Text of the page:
"What's past is prologue" – William Shakespeare, The Tempest
If walls had ears, those that make up the building that houses Battersea Arts Centre will have heard things many, great and various in their 123 years of life.
Their architect was Edward Mountford who enjoyed significant professional success and, although Worcestershire born, lived locally.
He designed Sheffield Town Hall and he would go on, a year before his death in 1908, to see his portfolio of work also include the Central Criminal Court at Old Bailey.
The advent of the railway had precipitated, and continued to do so, a period of significant demographic rearrangement for Battersea as elsewhere.
When, in 1891, Mountford entered the design competition that would see him create one of three buildings for his local area, the previously modest, semi–rural parish of St Mary Battersea boasted a rapidly rising and changing population.
For the now Metropolitan Borough of Battersea, Mountford created a suitably stately double-fronted, red Suffolk brick and Bath stone building on Lavender Hill.
These were the early days of the Trades Union movement and Independent Labour Party; the Pankhursts were amongst those who presided over meetings in the campaign for Women’s Suffrage in Mountford's building, that would also host London’s first black Mayor in 1913.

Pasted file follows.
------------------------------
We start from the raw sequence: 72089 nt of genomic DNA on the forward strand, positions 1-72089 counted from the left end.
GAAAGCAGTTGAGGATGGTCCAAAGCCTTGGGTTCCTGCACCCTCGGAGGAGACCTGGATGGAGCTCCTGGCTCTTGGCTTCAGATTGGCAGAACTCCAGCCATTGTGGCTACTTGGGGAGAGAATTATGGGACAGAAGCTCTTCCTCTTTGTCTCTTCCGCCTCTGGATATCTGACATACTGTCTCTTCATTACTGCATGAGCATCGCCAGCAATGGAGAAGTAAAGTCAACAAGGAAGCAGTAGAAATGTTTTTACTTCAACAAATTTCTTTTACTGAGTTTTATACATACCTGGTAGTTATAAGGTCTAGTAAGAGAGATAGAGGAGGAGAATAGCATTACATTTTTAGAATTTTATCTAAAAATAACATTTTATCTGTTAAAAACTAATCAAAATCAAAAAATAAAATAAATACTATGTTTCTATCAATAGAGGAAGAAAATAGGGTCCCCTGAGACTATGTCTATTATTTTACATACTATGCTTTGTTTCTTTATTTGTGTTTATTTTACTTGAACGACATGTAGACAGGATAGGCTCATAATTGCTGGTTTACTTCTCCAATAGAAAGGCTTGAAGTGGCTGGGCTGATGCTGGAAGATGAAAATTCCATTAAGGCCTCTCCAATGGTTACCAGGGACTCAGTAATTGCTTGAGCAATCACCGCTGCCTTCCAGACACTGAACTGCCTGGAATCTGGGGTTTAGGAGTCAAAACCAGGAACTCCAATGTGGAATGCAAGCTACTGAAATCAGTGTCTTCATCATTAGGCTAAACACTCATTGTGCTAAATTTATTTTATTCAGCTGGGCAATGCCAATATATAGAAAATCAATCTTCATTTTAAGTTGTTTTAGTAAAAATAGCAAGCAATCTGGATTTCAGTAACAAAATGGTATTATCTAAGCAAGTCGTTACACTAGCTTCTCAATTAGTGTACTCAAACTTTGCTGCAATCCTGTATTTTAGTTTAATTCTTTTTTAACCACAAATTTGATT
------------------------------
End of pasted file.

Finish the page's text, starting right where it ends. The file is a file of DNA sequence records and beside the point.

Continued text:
It appears from the outset that this building was destined to house the radical and innovative—a community's building responding to the societal changes that whorled around it.
In less than seven decades, the building had outlived its original purpose: when the Borough was subsumed by Wandsworth in 1965, the building suffered a decade of almost total dereliction, and it would have been demolished were it not for a public campaign of such efficacy that the building received a Grade II* listing.
This protected the features of the exterior's symmetrical Classical frontages but it did not prevent the building, then being used as a Council–run arts centre and used for occasional weddings and civic events, from coming under threat of closure again in 1979.
This precipitated a further rescue and Battersea Arts Centre became an independent arts centre, with Jude Kelly, now at London's Southbank, as its first artistic director.
The Battersea Arts Centre Digital Archive has a photograph of Kelly surrounded by rubble with a caption that appears to scream, "Jude Kelly and team ripping out parts of the building!"
If purists feel the urge to tut at such brazen destruction of architectural features, they need to think again.
The recently completed development project has revealed that, right from its earliest years, the building has been altered from Mountford's original configuration.
"Change," says Philip Payne, Battersea Arts Centre's box office manager, who shows me round. "Change, change and more change. It is the one word that absolutely describes this place—the experience of this place."